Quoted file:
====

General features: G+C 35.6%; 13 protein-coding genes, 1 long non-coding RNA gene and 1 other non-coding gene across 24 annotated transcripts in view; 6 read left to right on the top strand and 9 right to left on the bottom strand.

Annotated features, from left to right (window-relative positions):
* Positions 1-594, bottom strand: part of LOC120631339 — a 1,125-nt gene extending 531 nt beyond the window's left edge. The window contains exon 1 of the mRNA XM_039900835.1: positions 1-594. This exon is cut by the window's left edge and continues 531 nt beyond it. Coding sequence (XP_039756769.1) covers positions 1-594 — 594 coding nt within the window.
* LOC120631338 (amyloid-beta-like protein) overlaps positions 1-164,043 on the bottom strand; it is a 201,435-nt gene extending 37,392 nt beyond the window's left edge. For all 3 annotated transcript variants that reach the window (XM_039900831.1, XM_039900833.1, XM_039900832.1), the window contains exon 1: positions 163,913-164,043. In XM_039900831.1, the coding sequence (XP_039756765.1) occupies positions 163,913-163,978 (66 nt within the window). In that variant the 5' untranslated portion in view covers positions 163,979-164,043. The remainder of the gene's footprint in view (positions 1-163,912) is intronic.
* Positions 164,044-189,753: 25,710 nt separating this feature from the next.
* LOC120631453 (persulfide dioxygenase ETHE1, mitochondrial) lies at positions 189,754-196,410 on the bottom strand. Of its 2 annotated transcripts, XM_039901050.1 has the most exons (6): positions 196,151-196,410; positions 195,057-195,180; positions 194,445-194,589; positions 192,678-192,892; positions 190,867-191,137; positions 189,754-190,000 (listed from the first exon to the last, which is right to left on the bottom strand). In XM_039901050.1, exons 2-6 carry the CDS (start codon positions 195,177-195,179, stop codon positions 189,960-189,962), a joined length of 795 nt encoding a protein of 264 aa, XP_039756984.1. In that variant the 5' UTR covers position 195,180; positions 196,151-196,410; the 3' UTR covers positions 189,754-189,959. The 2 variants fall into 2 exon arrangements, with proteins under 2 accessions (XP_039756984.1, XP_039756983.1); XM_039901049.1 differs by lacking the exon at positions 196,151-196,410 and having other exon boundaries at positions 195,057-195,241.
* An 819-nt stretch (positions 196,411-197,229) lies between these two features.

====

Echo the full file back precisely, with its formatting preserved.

General features: G+C 35.6%; 13 protein-coding genes, 1 long non-coding RNA gene and 1 other non-coding gene across 24 annotated transcripts in view; 6 read left to right on the top strand and 9 right to left on the bottom strand.

Annotated features, from left to right (window-relative positions):
* Positions 1-594, bottom strand: part of LOC120631339 — a 1,125-nt gene extending 531 nt beyond the window's left edge. The window contains exon 1 of the mRNA XM_039900835.1: positions 1-594. This exon is cut by the window's left edge and continues 531 nt beyond it. Coding sequence (XP_039756769.1) covers positions 1-594 — 594 coding nt within the window.
* LOC120631338 (amyloid-beta-like protein) overlaps positions 1-164,043 on the bottom strand; it is a 201,435-nt gene extending 37,392 nt beyond the window's left edge. For all 3 annotated transcript variants that reach the window (XM_039900831.1, XM_039900833.1, XM_039900832.1), the window contains exon 1: positions 163,913-164,043. In XM_039900831.1, the coding sequence (XP_039756765.1) occupies positions 163,913-163,978 (66 nt within the window). In that variant the 5' untranslated portion in view covers positions 163,979-164,043. The remainder of the gene's footprint in view (positions 1-163,912) is intronic.
* Positions 164,044-189,753: 25,710 nt separating this feature from the next.
* LOC120631453 (persulfide dioxygenase ETHE1, mitochondrial) lies at positions 189,754-196,410 on the bottom strand. Of its 2 annotated transcripts, XM_039901050.1 has the most exons (6): positions 196,151-196,410; positions 195,057-195,180; positions 194,445-194,589; positions 192,678-192,892; positions 190,867-191,137; positions 189,754-190,000 (listed from the first exon to the last, which is right to left on the bottom strand). In XM_039901050.1, exons 2-6 carry the CDS (start codon positions 195,177-195,179, stop codon positions 189,960-189,962), a joined length of 795 nt encoding a protein of 264 aa, XP_039756984.1. In that variant the 5' UTR covers position 195,180; positions 196,151-196,410; the 3' UTR covers positions 189,754-189,959. The 2 variants fall into 2 exon arrangements, with proteins under 2 accessions (XP_039756984.1, XP_039756983.1); XM_039901049.1 differs by lacking the exon at positions 196,151-196,410 and having other exon boundaries at positions 195,057-195,241.
* An 819-nt stretch (positions 196,411-197,229) lies between these two features.